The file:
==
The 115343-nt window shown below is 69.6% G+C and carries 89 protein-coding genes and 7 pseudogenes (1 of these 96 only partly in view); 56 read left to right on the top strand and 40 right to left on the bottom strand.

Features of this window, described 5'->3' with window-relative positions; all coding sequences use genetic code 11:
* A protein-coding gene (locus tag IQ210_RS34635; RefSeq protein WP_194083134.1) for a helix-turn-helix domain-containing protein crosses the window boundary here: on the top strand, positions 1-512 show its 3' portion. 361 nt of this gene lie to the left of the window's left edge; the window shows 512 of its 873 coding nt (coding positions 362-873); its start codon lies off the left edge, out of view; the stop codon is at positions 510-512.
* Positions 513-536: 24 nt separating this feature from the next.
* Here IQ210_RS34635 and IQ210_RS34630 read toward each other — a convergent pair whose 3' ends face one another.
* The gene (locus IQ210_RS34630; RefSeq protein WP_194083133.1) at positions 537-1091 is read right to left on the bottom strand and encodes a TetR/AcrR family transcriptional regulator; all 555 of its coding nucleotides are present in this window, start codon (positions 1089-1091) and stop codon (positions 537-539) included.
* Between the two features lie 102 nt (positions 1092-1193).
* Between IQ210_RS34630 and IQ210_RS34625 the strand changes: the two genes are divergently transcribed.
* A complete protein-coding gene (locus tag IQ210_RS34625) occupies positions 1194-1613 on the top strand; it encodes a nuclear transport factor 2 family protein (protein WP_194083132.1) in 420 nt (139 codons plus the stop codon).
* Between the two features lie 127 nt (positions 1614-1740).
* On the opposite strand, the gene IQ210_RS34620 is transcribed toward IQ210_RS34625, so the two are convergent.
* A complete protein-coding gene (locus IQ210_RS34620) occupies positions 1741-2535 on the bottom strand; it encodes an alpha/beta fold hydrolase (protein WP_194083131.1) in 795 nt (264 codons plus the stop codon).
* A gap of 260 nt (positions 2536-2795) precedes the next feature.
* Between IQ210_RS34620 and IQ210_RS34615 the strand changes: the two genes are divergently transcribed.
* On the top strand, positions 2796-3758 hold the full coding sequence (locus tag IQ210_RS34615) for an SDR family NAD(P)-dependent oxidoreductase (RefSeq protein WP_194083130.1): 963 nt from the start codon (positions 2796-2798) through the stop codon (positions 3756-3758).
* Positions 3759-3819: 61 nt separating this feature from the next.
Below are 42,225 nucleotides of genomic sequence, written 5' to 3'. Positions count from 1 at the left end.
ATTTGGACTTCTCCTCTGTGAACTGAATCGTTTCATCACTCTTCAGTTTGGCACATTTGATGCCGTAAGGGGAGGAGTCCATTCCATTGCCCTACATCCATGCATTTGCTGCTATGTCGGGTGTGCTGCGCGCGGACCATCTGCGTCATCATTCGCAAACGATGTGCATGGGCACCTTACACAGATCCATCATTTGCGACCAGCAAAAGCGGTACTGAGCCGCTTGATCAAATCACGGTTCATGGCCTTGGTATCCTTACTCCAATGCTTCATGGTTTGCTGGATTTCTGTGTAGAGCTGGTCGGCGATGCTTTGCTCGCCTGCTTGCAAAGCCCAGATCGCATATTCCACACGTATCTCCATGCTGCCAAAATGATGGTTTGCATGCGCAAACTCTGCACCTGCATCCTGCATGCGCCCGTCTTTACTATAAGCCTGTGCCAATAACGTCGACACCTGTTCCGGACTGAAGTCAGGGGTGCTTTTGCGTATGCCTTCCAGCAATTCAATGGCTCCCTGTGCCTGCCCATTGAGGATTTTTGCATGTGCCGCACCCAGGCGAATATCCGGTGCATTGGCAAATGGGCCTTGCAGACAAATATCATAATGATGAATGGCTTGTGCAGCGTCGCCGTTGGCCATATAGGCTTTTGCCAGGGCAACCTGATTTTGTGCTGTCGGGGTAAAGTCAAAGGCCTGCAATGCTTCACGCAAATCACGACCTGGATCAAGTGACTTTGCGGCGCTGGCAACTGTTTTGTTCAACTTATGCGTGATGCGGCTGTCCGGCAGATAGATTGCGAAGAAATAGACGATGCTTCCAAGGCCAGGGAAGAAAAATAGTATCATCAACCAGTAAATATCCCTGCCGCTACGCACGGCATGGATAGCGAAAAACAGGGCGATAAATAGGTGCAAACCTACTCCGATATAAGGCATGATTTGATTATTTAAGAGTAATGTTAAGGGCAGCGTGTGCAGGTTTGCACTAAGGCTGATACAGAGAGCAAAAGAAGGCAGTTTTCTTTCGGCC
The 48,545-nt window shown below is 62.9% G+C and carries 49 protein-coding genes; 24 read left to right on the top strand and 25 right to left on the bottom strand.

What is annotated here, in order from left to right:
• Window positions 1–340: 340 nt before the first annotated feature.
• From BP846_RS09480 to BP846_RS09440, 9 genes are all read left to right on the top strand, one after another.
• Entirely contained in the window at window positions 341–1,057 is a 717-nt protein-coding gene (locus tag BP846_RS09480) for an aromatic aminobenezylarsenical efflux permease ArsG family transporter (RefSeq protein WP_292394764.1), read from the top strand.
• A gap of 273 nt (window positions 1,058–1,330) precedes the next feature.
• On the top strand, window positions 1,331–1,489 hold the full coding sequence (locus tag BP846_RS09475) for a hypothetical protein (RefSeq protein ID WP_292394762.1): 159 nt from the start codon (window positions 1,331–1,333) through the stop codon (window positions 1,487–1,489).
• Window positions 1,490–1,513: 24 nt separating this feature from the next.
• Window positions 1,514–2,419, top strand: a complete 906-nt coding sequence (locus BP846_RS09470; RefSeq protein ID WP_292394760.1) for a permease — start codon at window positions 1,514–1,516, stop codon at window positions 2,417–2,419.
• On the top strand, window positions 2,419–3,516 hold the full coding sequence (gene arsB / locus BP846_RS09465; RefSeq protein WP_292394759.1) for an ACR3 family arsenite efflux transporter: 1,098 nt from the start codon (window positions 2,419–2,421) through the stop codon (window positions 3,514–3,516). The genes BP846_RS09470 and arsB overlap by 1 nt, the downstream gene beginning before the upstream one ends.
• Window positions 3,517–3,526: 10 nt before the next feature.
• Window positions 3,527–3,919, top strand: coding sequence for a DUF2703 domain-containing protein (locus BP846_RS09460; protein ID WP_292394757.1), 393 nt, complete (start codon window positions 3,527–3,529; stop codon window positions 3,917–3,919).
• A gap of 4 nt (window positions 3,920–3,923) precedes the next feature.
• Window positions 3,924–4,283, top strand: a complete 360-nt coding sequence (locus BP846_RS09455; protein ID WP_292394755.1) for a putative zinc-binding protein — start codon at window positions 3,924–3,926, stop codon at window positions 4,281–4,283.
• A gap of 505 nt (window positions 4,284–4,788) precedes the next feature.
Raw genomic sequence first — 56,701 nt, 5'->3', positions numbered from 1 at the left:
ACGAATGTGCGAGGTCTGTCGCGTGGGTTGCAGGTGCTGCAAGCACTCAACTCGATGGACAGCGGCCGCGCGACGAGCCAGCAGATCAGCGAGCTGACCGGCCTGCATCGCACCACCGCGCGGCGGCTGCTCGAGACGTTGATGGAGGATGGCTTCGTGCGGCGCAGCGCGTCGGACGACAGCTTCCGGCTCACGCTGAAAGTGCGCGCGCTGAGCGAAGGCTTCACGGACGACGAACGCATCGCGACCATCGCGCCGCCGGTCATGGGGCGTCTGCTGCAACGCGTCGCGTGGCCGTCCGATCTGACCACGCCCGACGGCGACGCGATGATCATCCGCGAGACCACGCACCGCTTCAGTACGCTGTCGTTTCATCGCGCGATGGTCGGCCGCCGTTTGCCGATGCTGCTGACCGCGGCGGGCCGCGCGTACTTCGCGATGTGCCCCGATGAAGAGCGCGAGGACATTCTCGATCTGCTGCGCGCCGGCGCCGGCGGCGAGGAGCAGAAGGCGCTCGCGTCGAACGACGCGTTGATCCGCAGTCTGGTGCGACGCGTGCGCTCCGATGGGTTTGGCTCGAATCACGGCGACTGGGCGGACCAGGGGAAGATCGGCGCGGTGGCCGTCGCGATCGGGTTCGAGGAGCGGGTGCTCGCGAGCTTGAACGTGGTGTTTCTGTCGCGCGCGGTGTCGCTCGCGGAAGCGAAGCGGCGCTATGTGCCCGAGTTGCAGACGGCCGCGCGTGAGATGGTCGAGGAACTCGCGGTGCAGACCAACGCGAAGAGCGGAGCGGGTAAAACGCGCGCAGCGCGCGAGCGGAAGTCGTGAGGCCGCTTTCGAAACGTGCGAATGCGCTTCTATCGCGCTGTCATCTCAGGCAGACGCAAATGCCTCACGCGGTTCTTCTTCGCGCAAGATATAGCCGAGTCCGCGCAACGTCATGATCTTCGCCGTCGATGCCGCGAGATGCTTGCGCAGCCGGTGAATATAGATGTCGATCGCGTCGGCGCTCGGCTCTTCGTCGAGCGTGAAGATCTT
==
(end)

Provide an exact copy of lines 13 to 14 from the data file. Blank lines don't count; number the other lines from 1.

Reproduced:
* A gap of 260 nt (positions 2536-2795) precedes the next feature.
* Between IQ210_RS34620 and IQ210_RS34615 the strand changes: the two genes are divergently transcribed.